Microsoft pulls the plug on its last Windows RT tablet

However, the scaled-down operating system may rise again with the release of Windows 10.

Lance Whitney Contributing Writer
Lance Whitney is a freelance technology writer and trainer and a former IT professional. He's written for Time, CNET, PCMag, and several other publications. He's the author of two tech books--one on Windows and another on LinkedIn.
Lance Whitney
2 min read

Microsoft is putting the kibosh on the Lumia 2520, its last RT tablet. CNET

Microsoft has hammered a nail in the coffin of its Windows RT lineup.

The software giant has stopped making its last remaining RT device, namely the Nokia Lumia 2520 Windows RT tablet, a spokesman for the company told the Verge. This latest development follows news that Microsoft had halted production of its Surface 2 Windows RT tablet.

"We are no longer manufacturing Nokia Lumia 2520; however, those still eager to buy Nokia Lumia 2520 should visit Microsoft Retail Stores, MicrosoftStore.com, third-party retailers and resellers for the latest availability," the spokesman said. Microsoft got custody of the Nokia Lumia device after it purchased Nokia's mobile hardware business in 2014.

Windows RT was created as a scaled-down alternative to Windows 8 for devices using ARM processors instead of Intel x86-based processors. Running Windows RT on ARM-based devices was designed to extend battery life and lower device price tags. But the mobile OS never quite caught on, either with vendors or consumers. RT confused many potential buyers, who had difficulty grasping the differences between it and the full-blown Windows 8. Windows RT tablets also were incapable of running traditional desktop applications, another factor that damaged its adoption.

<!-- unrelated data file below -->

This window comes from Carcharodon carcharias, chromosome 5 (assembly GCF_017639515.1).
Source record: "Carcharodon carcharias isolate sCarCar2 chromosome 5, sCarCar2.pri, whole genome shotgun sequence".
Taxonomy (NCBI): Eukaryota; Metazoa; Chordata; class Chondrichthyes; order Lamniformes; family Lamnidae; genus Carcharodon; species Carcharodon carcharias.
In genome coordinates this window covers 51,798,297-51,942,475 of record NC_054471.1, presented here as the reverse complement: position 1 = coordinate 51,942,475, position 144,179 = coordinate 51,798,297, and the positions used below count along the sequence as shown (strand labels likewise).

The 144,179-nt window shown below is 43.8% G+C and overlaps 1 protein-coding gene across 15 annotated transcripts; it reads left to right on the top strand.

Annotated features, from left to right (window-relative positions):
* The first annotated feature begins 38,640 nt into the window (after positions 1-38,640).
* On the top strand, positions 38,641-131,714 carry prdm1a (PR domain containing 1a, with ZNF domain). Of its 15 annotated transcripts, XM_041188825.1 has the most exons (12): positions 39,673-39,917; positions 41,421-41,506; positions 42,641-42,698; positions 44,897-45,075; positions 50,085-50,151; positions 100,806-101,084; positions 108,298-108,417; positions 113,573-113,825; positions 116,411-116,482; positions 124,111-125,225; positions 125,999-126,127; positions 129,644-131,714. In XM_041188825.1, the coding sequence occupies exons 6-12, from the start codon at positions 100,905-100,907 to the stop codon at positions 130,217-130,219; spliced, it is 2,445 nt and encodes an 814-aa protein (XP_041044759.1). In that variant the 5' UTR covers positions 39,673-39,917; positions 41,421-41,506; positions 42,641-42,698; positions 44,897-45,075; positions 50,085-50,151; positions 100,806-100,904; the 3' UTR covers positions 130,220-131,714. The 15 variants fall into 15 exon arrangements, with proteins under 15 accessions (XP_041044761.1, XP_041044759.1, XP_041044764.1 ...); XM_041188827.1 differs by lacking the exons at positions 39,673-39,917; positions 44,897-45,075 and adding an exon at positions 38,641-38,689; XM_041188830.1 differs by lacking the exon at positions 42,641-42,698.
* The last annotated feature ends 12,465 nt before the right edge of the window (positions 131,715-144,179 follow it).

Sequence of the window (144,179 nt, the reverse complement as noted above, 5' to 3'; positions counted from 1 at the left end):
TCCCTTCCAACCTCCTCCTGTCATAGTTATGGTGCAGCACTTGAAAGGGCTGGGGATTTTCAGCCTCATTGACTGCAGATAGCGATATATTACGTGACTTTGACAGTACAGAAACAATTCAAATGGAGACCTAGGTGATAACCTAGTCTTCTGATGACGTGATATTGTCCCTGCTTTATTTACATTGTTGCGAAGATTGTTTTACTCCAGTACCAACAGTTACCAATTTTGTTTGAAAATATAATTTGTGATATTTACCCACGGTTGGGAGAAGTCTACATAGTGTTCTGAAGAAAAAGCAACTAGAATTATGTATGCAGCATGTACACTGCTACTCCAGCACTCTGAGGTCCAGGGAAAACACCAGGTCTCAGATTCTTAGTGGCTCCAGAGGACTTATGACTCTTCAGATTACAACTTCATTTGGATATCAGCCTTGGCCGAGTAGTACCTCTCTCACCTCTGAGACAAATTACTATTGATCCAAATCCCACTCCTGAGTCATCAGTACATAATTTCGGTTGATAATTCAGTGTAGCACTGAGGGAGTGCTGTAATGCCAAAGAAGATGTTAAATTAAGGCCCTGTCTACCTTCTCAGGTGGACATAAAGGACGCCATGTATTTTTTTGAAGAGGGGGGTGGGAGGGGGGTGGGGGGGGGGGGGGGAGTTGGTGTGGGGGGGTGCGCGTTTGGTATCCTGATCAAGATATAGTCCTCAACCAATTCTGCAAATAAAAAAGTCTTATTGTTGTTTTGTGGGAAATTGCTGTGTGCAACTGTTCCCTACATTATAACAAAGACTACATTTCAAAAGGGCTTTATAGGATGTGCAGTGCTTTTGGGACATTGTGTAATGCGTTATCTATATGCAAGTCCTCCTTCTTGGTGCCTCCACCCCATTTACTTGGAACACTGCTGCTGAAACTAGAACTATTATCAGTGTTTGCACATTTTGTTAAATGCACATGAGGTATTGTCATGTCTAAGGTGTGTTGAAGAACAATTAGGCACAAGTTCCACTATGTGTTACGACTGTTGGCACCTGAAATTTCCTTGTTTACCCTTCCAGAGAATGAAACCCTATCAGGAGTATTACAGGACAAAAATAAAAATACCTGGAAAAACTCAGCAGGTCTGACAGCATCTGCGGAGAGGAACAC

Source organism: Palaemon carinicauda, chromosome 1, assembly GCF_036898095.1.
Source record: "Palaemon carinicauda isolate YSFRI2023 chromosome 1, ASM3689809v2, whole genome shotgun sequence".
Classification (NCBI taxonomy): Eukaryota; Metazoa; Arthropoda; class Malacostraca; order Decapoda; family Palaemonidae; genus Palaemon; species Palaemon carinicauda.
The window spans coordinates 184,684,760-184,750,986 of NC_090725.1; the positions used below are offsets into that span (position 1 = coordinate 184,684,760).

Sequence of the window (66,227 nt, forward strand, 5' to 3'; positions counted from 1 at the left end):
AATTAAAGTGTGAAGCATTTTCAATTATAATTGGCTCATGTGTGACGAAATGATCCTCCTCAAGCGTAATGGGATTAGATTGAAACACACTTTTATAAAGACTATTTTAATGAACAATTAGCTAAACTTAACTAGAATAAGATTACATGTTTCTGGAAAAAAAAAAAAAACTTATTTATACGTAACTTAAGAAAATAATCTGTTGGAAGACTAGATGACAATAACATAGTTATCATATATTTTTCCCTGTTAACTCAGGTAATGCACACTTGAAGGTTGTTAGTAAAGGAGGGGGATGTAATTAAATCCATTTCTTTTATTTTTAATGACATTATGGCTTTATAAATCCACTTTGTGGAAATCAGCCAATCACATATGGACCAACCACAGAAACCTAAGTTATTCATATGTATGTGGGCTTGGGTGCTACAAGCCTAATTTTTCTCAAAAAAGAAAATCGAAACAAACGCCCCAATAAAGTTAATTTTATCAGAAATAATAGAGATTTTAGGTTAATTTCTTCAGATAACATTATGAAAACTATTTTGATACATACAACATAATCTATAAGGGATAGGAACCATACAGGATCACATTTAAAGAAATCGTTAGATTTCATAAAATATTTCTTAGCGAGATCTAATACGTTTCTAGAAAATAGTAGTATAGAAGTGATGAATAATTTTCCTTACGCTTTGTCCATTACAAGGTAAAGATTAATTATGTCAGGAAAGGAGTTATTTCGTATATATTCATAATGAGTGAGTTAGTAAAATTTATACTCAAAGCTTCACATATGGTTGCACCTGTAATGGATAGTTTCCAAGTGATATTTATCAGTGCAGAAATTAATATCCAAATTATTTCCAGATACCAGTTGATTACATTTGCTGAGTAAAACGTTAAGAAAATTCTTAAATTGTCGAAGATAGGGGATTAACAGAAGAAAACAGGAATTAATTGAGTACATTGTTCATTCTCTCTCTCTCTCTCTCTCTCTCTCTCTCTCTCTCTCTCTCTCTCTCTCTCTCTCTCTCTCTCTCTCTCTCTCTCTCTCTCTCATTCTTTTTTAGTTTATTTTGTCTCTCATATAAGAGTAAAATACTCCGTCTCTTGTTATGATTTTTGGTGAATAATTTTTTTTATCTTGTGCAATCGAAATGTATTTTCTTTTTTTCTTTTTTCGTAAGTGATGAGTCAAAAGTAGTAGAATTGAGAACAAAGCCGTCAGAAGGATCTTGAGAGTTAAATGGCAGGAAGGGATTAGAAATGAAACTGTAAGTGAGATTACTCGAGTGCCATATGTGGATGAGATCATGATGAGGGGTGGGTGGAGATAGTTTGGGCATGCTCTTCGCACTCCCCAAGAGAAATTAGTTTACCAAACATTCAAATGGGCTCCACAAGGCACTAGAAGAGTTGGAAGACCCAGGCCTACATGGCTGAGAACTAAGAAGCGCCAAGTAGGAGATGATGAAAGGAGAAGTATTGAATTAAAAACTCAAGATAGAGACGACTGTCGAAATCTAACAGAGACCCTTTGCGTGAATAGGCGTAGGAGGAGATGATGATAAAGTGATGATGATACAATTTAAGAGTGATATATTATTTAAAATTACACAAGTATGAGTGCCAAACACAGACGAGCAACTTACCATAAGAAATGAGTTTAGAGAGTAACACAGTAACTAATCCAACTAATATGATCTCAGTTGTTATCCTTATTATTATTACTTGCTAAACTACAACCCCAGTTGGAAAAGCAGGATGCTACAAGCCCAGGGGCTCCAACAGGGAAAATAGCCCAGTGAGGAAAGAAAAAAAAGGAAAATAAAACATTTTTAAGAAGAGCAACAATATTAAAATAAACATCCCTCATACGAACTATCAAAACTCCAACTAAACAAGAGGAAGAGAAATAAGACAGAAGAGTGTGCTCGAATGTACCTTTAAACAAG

Microsoft shook up the industry when it released its own Surface version of an RT-based tablet in late 2012. Other makers of RT tablets considered the Surface direct competition and questioned Microsoft's decision to create rival hardware. As a result, such companies as Lenovo, Dell and Asus gave their RT devices the boot. Microsoft itself lost $900 million on its RT Surface tablet in 2013. The company launched the RT-based Surface 2 later that year and then finally gave up in order to focus on its Intel-powered Surface lineup.

Since Microsoft was the last holdout in making Windows RT tablets, does this mean RT is completely out of the picture? Not necessarily.

Last month, Microsoft hosted a press conference for Windows 10 in which it briefly touched on RT. In a Q&A with reporters, the company said that it is " working on an update for Windows RT as well." In a statement sent to CNET, Microsoft confirmed that it would update its entire Surface Pro series to Windows 10 but added that "we are working on an update for [the Windows RT version of] Surface, which will have some of the functionality of Windows 10" and promised "more information to come."

Still, Microsoft's commitment to Windows RT sounds a bit iffy. The company is launching Windows 10 in part to serve as a common and consistent platform across PCs, tablets and phones. Keeping Windows RT alive in one form or another would seem to go against the goal that Microsoft wants to achieve with its new OS.

Will Windows RT live on as a brand or name in some form? Or will Microsoft drop the RT name and label all new devices with Windows 10? The company did not immediately respond to CNET's request for comment.